For Nashville, Tennessee-based portrait photographer Jeff Fasano, combining two things he loves—photography and music—has led to a rewarding career and now a book, “Americana Portrait Sessions” (Vanderbilt University Press), a collection of images of musical artists made over the past couple of decades. Fasano’s tips for making portraits of musicians and bands are gems.
For subjects who dislike being photographed, reduce the amount of equipment. Country music legend Vince Gill, for example, doesn’t like being in front of a camera, so Fasano used just a 1,000-watt tungsten light and an umbrella for his session, during which they simply walked around Gill’s house while Fasano captured moments as they chatted. “At the end of the shoot, Gill said, ‘Wow that was easy,’” says Fasano.
Remember that musicians, particularly guitarists, are often most comfortable with their instruments. Allow them to hold that guitar, and you might get a better shot.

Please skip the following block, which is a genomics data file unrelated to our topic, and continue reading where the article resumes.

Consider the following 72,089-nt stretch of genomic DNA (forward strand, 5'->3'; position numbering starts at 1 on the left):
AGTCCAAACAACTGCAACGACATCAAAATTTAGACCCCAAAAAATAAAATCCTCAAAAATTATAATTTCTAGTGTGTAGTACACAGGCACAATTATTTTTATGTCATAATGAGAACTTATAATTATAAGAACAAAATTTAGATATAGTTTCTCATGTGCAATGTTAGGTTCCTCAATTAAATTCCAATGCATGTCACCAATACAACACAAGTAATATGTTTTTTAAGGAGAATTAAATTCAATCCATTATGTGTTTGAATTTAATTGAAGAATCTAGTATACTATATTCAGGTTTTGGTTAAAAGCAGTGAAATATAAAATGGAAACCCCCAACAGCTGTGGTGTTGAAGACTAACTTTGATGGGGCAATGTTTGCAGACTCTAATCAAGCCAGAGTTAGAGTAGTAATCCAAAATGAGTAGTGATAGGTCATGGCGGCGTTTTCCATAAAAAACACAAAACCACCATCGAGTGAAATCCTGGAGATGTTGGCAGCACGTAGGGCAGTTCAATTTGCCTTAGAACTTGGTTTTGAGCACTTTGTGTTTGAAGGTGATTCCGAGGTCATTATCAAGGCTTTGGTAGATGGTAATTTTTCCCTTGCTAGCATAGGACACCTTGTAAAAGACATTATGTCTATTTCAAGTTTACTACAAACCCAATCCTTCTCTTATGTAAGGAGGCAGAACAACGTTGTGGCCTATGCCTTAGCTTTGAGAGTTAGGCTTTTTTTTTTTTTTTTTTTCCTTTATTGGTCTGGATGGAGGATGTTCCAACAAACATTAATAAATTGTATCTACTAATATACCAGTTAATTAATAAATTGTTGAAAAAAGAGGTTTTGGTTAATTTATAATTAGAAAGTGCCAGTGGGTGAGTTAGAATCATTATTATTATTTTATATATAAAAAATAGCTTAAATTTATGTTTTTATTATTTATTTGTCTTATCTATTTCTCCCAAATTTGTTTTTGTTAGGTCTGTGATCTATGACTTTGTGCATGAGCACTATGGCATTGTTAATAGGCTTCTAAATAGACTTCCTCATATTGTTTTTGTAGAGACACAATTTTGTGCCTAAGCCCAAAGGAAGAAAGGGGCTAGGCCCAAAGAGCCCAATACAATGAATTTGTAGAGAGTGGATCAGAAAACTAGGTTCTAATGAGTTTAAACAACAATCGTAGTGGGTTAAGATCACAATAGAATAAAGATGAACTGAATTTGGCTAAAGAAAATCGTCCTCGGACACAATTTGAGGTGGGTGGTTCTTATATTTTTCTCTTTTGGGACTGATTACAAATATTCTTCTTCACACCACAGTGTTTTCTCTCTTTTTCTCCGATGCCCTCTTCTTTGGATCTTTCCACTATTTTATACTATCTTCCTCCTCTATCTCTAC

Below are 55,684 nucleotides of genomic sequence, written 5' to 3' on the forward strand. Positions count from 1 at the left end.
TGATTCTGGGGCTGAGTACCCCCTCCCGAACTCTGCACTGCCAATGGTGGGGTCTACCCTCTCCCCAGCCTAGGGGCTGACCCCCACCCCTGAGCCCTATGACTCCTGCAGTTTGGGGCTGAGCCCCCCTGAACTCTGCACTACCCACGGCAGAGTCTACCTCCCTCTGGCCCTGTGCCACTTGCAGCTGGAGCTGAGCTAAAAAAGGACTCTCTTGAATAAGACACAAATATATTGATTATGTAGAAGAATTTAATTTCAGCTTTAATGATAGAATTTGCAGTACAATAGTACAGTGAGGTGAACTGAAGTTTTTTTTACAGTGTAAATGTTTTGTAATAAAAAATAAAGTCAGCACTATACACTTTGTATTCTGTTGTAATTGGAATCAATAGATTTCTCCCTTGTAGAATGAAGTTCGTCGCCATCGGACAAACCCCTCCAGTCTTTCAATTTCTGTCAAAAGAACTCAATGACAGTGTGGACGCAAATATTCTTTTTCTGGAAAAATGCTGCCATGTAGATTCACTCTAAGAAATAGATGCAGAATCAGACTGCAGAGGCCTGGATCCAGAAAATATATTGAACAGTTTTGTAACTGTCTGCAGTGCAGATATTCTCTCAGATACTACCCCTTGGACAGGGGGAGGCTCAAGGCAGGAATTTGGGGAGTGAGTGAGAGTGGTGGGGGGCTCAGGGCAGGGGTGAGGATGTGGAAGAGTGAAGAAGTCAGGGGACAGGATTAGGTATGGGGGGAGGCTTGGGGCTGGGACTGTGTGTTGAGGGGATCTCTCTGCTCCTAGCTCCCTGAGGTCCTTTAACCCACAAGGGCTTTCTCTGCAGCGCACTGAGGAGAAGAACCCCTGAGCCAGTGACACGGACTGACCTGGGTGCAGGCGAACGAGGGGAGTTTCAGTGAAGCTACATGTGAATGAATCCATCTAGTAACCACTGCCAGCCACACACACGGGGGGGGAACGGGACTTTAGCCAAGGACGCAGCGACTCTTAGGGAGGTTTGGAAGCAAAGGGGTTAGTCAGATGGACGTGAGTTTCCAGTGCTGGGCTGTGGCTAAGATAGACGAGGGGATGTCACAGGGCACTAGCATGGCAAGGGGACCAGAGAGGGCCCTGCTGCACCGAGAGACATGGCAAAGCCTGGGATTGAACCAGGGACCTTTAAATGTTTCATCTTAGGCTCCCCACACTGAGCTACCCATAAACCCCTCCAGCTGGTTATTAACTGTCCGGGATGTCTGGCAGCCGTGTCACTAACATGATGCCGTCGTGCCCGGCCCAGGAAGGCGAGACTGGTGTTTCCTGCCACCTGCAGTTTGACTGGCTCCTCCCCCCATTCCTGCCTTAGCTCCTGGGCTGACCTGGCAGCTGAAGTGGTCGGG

Ask them to look at the photos on the back of the camera as you work. Fasano makes the session a collaborative process with the subject, the makeup artist, the stylist, and the talent’s manager: “I ask everybody’s advice.”
Capture moments, not poses. As soon as it feels like a pose, the subject will get uncomfortable, so take the shot and move on.
Remember that it’s not about you. Connect with your subject and get them into an environment or situation where you know they’ll shine in front of the camera.
Amanda Arnold is a senior editor.